Sometimes I feel like a slave to free shipping! Having recently ordered some limited edition Field Notes I found I was close to the free shipping minimum spend and decided that it would be wise spend the money on an extra product rather than postage. I added a Mark’s Tokyo Edge purple mechanical pencil to my basket.
I have seen Mark’s Tokyo Edge products on several of my favourite stationery websites and I think their range of products is pitched at a fairly young demographic; there is lots of block lettering, prints, colours and textures. As a fan of Japanese brands though I thought I would give one of their pencils a go.
Clearly the unique selling point of this mechanical pencil is that it is designed to resemble a wooden pencil! Which, in fairness, it does do well. The ferrule in particular looks very realistic and is the pencil’s push button. The barrel is slightly wider than a traditional wooden pencil and hexagonal in shape.
What gives it away is the end cap and lead sleeve! I wonder why they haven’t elongated this part of the pencil, a la Staedtler 777 or Pentel P205 to continue the wood cased pencil disguise. It seems a little strange to design a pencil to look exactly like a wood cased pencil and then not put any thought into the end cap.
The deep purple colour of the barrel is attractive and the pale green is a nice contrast. On each of the hexagon’s sides there is a day of the week and combined Saturday/Sunday with an idea of what to do on that day. Monday: watch a film, Thursday: write a poem, Saturday and Sunday: go on a little trip. This makes me feel like Mark’s Tokyo Edge is pitching itself closer lifestyle brand than a quality stationery brand and makes the barrel look quite busy. I don’t have a deep aversion to printed barcodes; this pencil doesn’t have one on the barrel but it does have a sticker with a barcode on which I found ridiculously difficult to remove and managed to indent the barrel doing so (very annoying).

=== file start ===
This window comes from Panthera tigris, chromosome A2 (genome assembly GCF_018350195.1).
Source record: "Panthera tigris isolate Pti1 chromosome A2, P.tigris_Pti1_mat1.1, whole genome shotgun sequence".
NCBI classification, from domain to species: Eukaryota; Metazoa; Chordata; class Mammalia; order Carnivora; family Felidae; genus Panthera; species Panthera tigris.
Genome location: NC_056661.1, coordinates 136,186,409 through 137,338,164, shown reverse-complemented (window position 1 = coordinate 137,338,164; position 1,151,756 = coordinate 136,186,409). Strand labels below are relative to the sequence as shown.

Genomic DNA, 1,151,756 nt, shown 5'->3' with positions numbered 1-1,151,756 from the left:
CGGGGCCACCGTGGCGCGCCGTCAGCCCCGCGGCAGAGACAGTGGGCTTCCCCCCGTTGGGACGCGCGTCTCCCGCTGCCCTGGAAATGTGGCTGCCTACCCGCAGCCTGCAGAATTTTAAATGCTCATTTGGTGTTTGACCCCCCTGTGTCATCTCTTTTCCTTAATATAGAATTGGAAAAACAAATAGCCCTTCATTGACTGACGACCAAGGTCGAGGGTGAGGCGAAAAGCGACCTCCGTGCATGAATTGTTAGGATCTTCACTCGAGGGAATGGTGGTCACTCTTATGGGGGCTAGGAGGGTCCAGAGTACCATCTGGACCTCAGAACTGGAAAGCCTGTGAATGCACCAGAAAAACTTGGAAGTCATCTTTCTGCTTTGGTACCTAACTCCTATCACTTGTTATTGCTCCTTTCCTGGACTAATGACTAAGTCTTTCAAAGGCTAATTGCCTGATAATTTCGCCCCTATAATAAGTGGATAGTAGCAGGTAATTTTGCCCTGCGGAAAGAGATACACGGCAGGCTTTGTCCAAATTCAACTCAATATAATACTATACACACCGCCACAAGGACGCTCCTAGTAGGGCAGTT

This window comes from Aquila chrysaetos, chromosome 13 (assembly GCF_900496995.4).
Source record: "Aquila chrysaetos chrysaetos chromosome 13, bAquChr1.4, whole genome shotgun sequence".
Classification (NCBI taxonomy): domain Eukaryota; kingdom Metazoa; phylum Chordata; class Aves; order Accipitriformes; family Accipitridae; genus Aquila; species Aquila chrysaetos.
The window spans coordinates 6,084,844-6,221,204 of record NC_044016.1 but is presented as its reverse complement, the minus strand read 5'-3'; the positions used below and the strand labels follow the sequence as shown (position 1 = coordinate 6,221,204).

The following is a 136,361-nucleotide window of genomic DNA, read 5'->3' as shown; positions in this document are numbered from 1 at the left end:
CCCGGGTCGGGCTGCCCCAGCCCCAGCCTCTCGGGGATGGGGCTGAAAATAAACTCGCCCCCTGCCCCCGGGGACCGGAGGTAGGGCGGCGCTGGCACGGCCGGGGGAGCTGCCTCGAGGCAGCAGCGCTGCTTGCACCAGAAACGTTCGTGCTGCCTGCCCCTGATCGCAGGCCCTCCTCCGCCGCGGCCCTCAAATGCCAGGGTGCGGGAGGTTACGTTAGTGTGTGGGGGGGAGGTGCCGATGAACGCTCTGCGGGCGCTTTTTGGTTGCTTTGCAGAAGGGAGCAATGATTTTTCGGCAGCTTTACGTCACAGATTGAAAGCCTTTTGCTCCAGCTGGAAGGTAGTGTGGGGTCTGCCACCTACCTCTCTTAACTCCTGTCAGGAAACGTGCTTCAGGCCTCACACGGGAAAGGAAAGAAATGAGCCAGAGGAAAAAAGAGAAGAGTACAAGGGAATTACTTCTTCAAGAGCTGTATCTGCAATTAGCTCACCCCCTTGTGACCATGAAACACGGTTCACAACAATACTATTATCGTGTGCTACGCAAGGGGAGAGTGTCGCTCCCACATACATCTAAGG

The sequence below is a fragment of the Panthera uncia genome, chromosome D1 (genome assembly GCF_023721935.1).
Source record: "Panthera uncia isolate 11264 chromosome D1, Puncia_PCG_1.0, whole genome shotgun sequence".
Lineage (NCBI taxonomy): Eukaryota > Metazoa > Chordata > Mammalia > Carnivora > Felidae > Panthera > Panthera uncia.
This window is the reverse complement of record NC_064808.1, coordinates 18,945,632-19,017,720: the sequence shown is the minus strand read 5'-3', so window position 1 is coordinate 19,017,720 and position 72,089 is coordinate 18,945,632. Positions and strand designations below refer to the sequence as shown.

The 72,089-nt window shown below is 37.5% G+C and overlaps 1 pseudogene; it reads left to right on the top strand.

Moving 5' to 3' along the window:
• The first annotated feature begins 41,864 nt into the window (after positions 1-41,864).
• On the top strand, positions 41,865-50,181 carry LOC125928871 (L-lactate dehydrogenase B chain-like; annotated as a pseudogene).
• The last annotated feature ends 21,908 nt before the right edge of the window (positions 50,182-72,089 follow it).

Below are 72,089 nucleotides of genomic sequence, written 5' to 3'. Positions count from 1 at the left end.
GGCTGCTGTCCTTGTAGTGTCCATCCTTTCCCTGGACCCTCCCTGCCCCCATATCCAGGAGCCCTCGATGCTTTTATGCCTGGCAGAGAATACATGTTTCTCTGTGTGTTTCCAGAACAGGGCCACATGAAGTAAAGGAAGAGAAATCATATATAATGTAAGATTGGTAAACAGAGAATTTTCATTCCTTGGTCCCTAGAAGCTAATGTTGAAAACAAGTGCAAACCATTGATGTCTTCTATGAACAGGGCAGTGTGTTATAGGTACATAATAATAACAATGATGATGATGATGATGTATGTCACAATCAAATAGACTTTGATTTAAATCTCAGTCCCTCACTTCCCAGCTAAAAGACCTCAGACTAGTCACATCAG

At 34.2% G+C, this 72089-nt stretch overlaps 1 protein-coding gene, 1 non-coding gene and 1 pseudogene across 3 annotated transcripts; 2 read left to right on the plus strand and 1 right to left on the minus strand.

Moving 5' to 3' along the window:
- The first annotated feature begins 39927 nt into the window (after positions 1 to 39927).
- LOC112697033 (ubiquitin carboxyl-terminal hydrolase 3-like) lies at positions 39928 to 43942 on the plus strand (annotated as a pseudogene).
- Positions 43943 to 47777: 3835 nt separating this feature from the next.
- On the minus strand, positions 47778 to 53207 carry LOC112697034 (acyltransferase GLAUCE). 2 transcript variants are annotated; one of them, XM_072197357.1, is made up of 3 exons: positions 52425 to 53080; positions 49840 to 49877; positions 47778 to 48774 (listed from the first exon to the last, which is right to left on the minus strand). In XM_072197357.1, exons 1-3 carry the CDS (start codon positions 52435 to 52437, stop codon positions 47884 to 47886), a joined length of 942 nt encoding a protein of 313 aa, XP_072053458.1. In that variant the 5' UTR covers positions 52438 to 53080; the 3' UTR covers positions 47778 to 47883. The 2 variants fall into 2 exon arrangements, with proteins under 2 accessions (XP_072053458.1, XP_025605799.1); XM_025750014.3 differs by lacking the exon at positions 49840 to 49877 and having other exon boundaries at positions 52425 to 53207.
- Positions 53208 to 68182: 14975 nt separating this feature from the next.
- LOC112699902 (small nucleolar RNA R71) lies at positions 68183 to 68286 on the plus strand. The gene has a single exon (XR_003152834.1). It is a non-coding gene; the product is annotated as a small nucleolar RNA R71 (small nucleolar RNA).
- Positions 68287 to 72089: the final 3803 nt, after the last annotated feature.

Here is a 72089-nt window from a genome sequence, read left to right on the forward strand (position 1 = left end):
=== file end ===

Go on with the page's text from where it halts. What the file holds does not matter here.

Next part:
- It’s lightweight. Compared to some mechanical pencils I think this is a lightweight choice and feels similar or even possibly lighter than a wood cased pencil.
- It’s refillable. If the lead performance is something of a consideration to you then you can replace these easily and cheaply.
- The hexagonal barrel is comfortable and similar in feel to a wood cased pencil. I like the purple and green colour contrast.
- The design is quite funky and I do think it’s a fun touch to disguise it as a wooden pencil. *see continuation of this point in the cons section below.